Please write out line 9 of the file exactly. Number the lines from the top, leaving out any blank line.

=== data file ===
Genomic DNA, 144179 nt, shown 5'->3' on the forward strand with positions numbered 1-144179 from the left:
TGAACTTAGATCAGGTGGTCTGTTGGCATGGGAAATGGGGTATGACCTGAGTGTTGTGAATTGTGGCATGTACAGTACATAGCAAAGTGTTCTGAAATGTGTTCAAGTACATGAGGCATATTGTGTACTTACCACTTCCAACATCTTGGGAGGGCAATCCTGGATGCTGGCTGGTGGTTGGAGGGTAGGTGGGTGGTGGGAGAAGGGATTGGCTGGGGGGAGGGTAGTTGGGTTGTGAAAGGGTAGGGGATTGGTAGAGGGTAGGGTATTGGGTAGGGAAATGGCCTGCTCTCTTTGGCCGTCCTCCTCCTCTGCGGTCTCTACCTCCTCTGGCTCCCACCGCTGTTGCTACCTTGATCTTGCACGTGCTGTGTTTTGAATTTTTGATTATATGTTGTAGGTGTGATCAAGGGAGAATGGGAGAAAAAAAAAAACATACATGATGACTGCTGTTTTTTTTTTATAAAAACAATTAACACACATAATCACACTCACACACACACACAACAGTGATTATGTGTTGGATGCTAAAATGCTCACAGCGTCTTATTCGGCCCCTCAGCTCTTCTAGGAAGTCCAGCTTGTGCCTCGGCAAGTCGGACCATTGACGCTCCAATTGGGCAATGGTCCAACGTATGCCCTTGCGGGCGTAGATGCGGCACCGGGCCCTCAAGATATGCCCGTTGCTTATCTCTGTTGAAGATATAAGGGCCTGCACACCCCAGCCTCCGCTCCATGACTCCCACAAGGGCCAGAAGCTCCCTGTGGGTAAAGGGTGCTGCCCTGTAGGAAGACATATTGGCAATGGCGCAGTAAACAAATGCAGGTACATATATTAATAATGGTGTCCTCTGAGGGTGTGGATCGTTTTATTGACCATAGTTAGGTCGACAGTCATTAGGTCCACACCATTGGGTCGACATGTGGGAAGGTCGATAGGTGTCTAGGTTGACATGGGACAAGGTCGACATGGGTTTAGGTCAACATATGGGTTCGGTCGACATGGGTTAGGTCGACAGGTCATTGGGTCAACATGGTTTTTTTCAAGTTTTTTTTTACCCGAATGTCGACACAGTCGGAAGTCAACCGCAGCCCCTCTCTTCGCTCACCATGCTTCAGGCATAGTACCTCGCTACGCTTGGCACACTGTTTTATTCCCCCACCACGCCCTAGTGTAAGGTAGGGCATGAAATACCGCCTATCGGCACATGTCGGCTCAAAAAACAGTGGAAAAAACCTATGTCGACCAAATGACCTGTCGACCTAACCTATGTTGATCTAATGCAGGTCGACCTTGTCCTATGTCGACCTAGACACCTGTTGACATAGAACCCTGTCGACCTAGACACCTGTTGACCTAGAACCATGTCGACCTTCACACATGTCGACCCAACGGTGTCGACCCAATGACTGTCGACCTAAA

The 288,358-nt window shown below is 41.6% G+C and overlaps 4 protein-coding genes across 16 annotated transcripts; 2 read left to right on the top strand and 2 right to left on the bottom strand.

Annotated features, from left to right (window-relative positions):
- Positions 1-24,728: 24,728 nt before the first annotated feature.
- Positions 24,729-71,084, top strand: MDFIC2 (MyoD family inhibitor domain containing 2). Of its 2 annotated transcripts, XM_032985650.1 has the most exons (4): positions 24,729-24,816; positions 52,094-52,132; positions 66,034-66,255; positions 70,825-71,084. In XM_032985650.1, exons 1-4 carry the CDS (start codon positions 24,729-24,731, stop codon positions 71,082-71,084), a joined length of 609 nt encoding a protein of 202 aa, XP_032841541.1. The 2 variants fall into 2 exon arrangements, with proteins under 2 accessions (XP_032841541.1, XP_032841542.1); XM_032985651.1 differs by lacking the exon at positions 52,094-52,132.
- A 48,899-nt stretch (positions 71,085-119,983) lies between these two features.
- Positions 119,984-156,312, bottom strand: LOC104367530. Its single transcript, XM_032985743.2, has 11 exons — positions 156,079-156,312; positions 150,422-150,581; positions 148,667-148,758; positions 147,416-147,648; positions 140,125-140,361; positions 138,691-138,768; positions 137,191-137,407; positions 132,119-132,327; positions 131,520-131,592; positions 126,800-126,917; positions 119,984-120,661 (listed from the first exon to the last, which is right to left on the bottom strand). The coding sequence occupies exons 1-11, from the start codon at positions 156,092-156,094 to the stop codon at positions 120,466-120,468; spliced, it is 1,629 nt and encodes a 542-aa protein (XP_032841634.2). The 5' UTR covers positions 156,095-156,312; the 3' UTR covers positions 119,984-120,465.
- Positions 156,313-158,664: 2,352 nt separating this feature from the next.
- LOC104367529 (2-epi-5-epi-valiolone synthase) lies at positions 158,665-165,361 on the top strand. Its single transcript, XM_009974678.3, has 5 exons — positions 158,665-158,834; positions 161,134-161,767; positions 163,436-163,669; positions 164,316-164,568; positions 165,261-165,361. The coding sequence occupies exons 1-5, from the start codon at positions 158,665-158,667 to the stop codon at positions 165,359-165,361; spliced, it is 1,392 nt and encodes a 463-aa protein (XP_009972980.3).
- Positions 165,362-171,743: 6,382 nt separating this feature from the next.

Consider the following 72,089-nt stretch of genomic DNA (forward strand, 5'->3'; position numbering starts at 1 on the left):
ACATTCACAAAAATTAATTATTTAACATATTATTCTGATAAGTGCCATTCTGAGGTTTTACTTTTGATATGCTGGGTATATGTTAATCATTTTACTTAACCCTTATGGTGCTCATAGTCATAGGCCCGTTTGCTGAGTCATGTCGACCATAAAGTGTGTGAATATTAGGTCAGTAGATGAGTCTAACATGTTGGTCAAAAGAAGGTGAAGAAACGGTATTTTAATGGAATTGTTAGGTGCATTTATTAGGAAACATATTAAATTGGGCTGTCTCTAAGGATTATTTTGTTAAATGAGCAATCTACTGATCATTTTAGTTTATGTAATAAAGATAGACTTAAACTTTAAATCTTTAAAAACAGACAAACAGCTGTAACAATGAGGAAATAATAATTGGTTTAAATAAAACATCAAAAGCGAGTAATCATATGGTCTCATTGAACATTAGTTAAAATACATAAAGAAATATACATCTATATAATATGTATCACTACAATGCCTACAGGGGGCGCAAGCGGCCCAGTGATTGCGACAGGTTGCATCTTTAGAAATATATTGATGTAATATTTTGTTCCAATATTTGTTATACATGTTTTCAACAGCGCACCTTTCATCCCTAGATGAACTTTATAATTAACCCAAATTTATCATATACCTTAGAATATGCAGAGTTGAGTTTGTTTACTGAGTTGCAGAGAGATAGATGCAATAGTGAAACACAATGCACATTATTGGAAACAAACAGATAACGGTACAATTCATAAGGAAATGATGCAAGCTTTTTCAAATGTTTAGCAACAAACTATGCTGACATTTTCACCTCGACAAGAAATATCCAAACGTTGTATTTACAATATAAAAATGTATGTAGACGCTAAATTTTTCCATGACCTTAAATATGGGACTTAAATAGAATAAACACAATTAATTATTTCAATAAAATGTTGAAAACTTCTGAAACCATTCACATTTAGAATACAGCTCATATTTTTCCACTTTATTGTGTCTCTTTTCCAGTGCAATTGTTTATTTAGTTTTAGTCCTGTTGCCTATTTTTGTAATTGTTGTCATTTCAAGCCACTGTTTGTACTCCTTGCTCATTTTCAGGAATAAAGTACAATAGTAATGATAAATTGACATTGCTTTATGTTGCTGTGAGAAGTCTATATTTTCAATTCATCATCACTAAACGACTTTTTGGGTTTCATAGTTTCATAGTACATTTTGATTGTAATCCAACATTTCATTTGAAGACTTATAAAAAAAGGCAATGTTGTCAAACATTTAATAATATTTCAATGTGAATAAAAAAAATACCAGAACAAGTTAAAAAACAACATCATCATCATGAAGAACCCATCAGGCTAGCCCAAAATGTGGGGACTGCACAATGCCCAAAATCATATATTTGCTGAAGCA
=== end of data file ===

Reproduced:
- Positions 156,313-158,664: 2,352 nt separating this feature from the next.